You can plant Hicks Yew hedges at any time of year, but the ideal times are fall, winter, and spring. You might try to avoid planting Hicks Yew when it is very hot, especially if there is a lot of fresh new growth on the plants. If you do plant at that time, make sure to keep the hedge well-watered. Amending the soil with some organic matter before planting to help provide nutrients and improve soil drainage. Applying a generous layer of mulch over the roots will help protect them as they grow and establish. Yearly mulching will also improve soil drainage and nutrients.
Once established, Hicks Yew is drought-tolerant. For the first 2-3 years after planting, be sure to add about 1 inch of supplemental water per week in hot, dry periods. Do not overwater – hicks yew hedges do not like wet feet.
Taxus X Media plants do not have high nutritional needs, but application of slow-release fertilizer at a low rate will help encourage faster growth.
Another wonderful thing about using hicks yew as a hedge is that they are highly adaptable to pruning. The best times to prune are early spring or late fall, and it is only needed once per year. A big difference between yews and other conifer hedges like arborvitae is that if you accidentally let a yew hedge get too big and need to prune hard to get its size under control, it will fill back in and do just fine.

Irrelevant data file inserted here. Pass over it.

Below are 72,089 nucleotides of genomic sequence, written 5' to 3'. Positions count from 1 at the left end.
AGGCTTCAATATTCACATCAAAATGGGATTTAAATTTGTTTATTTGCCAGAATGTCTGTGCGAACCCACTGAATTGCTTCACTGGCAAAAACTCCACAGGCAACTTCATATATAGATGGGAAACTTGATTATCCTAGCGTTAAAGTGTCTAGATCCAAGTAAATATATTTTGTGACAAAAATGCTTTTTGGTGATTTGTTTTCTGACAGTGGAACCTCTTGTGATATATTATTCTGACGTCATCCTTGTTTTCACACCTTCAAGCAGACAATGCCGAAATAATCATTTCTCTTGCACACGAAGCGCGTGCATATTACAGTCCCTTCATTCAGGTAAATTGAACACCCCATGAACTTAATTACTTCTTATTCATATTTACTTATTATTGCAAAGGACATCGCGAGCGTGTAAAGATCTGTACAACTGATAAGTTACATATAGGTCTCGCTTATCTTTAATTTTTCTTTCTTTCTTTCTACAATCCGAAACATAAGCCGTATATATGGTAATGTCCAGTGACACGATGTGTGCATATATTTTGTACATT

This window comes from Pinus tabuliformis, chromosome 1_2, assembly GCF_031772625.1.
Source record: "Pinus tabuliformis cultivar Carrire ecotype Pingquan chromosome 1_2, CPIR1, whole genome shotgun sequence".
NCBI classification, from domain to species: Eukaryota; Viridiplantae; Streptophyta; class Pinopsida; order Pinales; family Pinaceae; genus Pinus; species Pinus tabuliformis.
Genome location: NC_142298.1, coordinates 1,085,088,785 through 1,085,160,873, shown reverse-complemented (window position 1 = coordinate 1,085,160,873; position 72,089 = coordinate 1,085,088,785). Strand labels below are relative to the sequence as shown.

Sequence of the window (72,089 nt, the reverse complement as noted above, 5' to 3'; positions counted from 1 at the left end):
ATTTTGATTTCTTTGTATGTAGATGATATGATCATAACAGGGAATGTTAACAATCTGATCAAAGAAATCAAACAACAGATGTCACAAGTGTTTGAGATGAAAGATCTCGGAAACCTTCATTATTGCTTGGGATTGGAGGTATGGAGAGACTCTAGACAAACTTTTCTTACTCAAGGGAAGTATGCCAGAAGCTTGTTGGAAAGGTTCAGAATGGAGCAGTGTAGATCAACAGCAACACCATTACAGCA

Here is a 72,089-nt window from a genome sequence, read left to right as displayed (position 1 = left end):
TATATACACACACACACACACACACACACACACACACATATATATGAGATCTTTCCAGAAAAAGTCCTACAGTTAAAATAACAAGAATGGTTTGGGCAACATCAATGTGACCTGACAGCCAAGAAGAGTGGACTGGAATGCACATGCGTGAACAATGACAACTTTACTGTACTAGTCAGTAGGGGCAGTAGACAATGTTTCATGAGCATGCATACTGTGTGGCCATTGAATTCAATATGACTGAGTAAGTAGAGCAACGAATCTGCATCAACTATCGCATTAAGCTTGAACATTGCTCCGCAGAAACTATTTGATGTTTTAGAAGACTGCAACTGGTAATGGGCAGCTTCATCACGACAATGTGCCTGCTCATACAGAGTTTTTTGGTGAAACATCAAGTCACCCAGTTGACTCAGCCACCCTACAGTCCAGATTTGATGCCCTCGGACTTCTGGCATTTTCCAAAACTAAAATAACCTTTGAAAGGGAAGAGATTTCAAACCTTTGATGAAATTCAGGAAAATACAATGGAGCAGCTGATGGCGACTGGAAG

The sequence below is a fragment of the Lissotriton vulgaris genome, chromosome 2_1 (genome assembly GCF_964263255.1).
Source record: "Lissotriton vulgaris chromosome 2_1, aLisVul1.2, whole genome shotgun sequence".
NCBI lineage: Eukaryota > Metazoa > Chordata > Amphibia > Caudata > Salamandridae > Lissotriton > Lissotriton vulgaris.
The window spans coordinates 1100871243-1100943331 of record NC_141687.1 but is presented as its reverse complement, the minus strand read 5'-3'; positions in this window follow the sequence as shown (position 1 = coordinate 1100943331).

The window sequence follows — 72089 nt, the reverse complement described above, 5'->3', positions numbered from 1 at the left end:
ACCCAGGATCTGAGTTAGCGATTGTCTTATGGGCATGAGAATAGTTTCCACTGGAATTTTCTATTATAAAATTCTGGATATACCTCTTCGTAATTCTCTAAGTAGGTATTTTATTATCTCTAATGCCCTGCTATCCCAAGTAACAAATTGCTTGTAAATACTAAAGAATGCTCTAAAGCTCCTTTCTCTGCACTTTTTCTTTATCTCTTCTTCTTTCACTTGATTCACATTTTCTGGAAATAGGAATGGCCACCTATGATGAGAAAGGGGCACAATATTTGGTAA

Yew can be pruned either with hand shears or an electric hedge trimmer, as long as the blades are sharp.
Hicks Yew does not have any major pest problems. Deer typically avoid it but may browse especially in winter when other food sources are scarce.
WHY CHOOSE INSTANTHEDGE HICKS YEW SHRUB?
Hicks Yew grows at a slow to moderate pace, so planting a traditional hedge will mean waiting years for a full, finished privacy screen. Finding large plants to begin with can be expensive and difficult, and starting with small plants will mean waiting a very long time and potentially losing individual plants to the stress of being planted too small. There is also the trouble of digging many holes and making sure all the plants are straight upright.
Planting a Hicks Yew InstantHedge means the work of waiting has already been done for you. Simply plant the Hicks Yew hedge units end-to-end in a trench. The InstantHedge hicks yew hedges are pre-spaced, pre-shaped, and pre-finished so that you can have a mature, finished hedge in just one day.